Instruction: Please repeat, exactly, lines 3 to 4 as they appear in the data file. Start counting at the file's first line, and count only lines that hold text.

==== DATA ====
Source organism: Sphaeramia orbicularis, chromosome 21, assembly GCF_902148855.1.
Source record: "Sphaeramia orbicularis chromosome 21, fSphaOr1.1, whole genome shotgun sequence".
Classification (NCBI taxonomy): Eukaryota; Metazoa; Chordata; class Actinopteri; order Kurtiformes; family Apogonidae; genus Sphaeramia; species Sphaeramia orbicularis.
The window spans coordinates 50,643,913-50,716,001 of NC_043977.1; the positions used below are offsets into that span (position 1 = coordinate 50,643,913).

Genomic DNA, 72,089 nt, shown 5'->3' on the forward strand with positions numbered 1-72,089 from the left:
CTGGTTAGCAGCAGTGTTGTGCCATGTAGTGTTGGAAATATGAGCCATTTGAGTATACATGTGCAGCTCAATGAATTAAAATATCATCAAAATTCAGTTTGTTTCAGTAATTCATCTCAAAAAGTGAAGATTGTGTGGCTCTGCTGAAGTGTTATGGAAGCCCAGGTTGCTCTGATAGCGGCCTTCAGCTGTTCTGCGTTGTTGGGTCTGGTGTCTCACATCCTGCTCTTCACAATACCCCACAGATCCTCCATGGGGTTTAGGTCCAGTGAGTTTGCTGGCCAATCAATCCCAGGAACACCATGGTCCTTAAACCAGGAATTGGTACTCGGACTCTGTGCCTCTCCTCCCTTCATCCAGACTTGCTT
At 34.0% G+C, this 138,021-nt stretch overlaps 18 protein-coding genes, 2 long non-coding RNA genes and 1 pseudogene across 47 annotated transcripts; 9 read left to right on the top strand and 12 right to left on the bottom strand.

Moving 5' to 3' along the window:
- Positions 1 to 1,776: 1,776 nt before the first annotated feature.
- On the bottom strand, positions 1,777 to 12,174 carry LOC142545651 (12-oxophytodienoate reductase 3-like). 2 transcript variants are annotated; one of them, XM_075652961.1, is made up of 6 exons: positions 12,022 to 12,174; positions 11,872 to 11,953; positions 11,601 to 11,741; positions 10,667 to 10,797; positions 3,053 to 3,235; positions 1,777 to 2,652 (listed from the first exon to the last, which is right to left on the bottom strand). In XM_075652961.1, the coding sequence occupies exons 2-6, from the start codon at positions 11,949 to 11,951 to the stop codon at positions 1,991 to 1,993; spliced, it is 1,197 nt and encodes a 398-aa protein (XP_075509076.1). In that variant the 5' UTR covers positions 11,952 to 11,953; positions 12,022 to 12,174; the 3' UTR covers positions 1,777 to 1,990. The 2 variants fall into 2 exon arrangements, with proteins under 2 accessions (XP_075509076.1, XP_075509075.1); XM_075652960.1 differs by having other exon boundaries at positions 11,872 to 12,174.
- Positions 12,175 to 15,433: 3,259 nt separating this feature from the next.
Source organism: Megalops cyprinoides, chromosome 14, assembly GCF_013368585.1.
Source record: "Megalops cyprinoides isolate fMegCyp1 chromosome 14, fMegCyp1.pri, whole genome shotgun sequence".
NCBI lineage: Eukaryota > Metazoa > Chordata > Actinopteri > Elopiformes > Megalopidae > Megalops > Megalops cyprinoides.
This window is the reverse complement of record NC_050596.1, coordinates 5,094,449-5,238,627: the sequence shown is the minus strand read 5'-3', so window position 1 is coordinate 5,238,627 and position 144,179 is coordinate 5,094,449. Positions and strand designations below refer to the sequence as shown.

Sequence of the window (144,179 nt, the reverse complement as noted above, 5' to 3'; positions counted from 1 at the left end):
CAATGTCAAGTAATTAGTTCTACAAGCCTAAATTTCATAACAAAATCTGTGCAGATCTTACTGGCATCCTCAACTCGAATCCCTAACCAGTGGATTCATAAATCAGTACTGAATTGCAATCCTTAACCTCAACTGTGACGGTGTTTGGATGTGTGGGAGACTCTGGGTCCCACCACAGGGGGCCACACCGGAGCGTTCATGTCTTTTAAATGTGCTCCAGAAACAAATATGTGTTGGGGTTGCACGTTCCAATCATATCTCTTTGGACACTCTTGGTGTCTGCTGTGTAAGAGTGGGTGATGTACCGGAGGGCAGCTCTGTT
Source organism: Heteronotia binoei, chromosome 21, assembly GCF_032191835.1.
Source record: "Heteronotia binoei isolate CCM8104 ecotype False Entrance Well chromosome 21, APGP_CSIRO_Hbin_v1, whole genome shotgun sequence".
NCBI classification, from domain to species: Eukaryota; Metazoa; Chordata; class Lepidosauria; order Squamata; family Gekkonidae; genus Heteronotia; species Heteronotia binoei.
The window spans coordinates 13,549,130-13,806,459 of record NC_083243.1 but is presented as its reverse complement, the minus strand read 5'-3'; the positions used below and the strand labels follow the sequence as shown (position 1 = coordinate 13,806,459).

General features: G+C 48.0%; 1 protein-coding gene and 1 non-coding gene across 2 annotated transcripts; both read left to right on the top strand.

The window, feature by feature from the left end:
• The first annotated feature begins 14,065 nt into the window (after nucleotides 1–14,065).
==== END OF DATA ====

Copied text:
Classification (NCBI taxonomy): Eukaryota; Metazoa; Chordata; class Actinopteri; order Kurtiformes; family Apogonidae; genus Sphaeramia; species Sphaeramia orbicularis.
The window spans coordinates 50,643,913-50,716,001 of NC_043977.1; the positions used below are offsets into that span (position 1 = coordinate 50,643,913).